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Thousands Pour into Hadzici After Bosnians Take Control
Former resident returns to Hadzicii HADZICI, (AP) — Thousands of jubilant Muslims and Croats poured into this deserted Sarajevo suburb Wednesday as Serbs gave it up to their enemiesí control. The crowds appeared unfazed by an overnight attempt by some Croat policemen to thwart the handover and undercut the Muslim-Croat federation that is to govern half of Bosnia, including all of the capital Sarajevo.

The Croatsí challenge to the federationís authority underscored growing disputes between Muslims and Croats within their federation, formed under U.S. pressure in March 1994 after a year of fighting. It also threatened Bosniaís fragile peace: If the federation cannot function, then the country is likely to disintegrate, with the Serbs merging with Serbia, Croat lands uniting with Croatia, and a small Muslim state struggling to survive between them.

Some Return to Smoldering Ruin
Hadzici was the third of the five Serb-held Sarajevo suburbs to come under the control of federation police, who are to take over the entire capital by March 19. Almost all of its Serb residents fled before the handover, their own fears of reprisal from wartime enemies fanned by Bosnian Serb leaders who incited them to leave. Thousands who fled Hadzici or were expelled when the Serbs took it in 1992 clogged the main road into the suburb Wednesday, eager to see even the hulks of their homes. Most houses had been stripped by departing Serbs loath to leave anything valuable behind. Some still smoldered after being set ablaze overnight.

"It is strange, very strange to be here again after these four years," said Husein Dupovac, one of the federation policemen who was born in Hadzici and lived there until Serbs expelled him in 1992. He said his family is planning to return even though their house was destroyed. Only about 150 people, most of them elderly, stayed in Hadzici; they were left without electricity, water and heating.

'If There is Any Humanity Left in this World...'
"My wife and I decided to stay here," said Djuro Puljic, a 70-year old Serb. "We realized that if there is any humanity left in this world, there is nothing we should be afraid of." Puljic, who fought as a Yugoslav partisan in World War II at age 12, said the 43 months of Bosnian bloodshed were worse. "I have seen it all for the last four years. Slaughtering, looting, torching and raping," he muttered as tears rolled down his cheeks. "We are old and havenít done anything to anybody."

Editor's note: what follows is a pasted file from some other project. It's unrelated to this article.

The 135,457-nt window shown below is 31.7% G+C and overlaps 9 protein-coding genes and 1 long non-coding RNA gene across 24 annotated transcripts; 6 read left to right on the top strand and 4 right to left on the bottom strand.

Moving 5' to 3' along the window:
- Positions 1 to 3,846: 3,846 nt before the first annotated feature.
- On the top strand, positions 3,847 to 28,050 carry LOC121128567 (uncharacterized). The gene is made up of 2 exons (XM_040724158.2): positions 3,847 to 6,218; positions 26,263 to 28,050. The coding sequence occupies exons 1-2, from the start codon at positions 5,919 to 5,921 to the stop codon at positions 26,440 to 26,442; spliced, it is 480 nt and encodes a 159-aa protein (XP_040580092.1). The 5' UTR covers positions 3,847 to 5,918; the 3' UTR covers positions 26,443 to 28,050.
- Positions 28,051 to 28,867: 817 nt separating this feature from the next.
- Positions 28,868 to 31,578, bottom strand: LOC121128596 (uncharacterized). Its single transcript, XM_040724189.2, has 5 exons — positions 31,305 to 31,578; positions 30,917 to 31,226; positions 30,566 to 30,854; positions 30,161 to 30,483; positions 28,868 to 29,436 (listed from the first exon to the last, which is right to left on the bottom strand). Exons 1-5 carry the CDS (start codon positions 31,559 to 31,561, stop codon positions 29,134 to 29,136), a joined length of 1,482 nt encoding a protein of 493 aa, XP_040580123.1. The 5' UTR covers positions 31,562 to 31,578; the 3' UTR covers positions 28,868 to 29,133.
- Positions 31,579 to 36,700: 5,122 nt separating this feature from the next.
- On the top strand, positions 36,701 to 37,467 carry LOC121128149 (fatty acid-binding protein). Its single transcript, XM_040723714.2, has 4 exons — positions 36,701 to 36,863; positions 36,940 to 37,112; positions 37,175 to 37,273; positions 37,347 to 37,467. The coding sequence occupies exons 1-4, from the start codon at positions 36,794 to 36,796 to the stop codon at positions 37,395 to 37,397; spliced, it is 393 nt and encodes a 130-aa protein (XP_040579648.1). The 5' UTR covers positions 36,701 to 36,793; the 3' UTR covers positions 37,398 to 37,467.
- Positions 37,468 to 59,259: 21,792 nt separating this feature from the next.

NATO Threatened Renegade Croats
Just half an hour before the handover became official, the threat of NATO guns forced out a band of Croat policemen opposed to the Muslim-Croat alliance. The trouble began late Tuesday when the 18 Croats entered the police station at Hadzici and joined Serb police there, immediately setting off rumors of a joint Serb-Croat maneuver against the Muslims. International police requested help from the NATO-led peace force, and about 100 French troops equipped with 20 gun-mounted armored personnel carriers rumbled into Hadzici overnight.

The French were ready to use force, as authorized by the Bosnian peace accord, said Navy Capt. Mark Van Dyke, a NATO spokesman. After a tense standoff, the 18 Croats left at 8:30 a.m.—just half an hour before Hadzici officially passed to federation control. Muslim and Croat officials in the federation have been arguing over which group should dominate the Sarajevo administration, and they are bitterly at odds over the divided, southwestern city of Mostar.